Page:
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Lake Albert, South Australia

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Lake Albert, South Australia

For other uses, see Lake Albert (disambiguation).

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Lake Albert (35°37′S 139°18′E / 35.617°S 139.300°E / -35.617; 139.300) is a notionally fresh water lake near the mouth of the Murray River. It is filled by water flowing in from Lake Alexandrina at its mouth near Narrung. It is separated on the south by the Narrung Peninsula from the salt-water Coorong. The only major town on the lake is Meningie. The lake was named after Prince Albert of Saxe-Coburg and Gotha, the Consort of Queen Victoria.

Tourism

Lake Albert is visited regularly by people traveling to and from Melbourne, the Limestone Coast, the Coorong National Park, Tailem Bend, Murray Bridge, and Adelaide. Visitors enjoy fishing, camping, bushwalking, 4WD tracks, bird watching, water sports, and many land-based sporting clubs such as lawn bowls, cricket, football, netball, tennis, croquet, shooting, motorcycling, karate, pony riding, and golf in the Township of Meningie.

Water problems

Because there are no significant tributaries and a high evaporation rate, Lake Albert is saltier than Lake Alexandrina. It is also smaller and not as deep, but it is more protected from the elements. In 2008, water levels in Lake Alexandrina and Lake Albert became so low that large quantities of acid sulphate soils started to form.[1] The possibility of flooding the lake with seawater to prevent acidification has been raised, and there is tension between South Australia and the upstream states over how to share the dwindling supply of water.[2] More recently, in early 2012, the water level of Lake Albert has returned to pre-drought levels. This has been welcomed by local irrigators and business owners, and now Lake Albert is the focus of several tourism campaigns aimed to attract people to this region, including the Coorong National Park.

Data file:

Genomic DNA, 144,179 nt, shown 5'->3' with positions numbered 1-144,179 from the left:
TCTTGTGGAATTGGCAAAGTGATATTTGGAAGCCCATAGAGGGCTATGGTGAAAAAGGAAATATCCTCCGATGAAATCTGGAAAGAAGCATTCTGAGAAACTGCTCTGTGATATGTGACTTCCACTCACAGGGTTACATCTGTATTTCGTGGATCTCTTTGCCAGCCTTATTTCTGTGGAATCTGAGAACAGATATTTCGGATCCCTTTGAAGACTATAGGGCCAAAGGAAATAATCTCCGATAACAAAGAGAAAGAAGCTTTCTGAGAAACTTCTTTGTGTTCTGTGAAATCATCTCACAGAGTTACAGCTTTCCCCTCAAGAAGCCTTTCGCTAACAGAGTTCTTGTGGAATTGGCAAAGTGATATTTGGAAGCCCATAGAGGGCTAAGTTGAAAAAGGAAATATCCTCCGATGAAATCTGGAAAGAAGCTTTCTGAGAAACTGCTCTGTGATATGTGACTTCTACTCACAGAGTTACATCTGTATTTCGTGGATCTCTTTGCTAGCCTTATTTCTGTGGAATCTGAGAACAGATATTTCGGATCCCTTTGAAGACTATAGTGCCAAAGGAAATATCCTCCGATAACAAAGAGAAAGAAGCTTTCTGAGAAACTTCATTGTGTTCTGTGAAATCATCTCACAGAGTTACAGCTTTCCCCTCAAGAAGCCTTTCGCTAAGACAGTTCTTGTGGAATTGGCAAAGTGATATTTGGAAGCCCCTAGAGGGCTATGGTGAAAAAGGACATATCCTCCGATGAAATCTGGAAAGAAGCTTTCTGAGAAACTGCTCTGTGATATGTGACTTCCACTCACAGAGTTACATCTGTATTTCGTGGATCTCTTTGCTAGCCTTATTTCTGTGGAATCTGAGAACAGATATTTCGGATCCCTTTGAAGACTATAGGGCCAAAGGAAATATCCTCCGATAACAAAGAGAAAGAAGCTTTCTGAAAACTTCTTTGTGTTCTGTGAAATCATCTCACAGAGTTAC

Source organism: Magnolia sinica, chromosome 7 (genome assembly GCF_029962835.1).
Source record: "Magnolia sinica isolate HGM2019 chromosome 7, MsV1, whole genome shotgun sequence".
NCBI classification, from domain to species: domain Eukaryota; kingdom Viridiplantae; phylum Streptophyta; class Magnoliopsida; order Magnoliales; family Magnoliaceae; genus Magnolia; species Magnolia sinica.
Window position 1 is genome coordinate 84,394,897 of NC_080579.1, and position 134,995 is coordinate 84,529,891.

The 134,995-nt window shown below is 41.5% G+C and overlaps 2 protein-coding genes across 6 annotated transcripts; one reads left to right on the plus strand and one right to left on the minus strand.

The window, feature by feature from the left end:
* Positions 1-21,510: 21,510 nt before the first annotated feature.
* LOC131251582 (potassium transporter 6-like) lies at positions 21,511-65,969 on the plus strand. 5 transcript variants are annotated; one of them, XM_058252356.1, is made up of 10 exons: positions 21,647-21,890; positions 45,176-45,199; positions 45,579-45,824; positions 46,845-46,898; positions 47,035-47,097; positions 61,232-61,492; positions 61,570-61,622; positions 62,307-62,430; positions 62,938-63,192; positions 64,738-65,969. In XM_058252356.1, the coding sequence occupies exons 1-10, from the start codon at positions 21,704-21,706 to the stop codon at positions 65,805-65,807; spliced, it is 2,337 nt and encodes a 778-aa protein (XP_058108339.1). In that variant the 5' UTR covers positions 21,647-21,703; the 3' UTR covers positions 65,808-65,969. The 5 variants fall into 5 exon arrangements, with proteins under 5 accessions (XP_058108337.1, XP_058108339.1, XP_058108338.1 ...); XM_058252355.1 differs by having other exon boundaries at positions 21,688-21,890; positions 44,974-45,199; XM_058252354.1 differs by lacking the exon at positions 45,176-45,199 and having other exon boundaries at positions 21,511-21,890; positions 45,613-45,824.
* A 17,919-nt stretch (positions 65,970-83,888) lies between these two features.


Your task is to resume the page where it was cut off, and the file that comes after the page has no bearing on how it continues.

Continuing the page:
Birds

The lake forms part of the 1300 km2 Lakes Alexandrina and Albert Important Bird Area (IBA), identified as such by BirdLife International because it regularly supports critically endangered Orange-bellied Parrots, endangered Australasian Bitterns, vulnerable Fairy Terns, as well as over 1% of the world populations of Cape Barren Geese, Australian Shelducks, Great Cormorants and Sharp-tailed Sandpipers.[3]

References

Template:Ramsar sites in Australia


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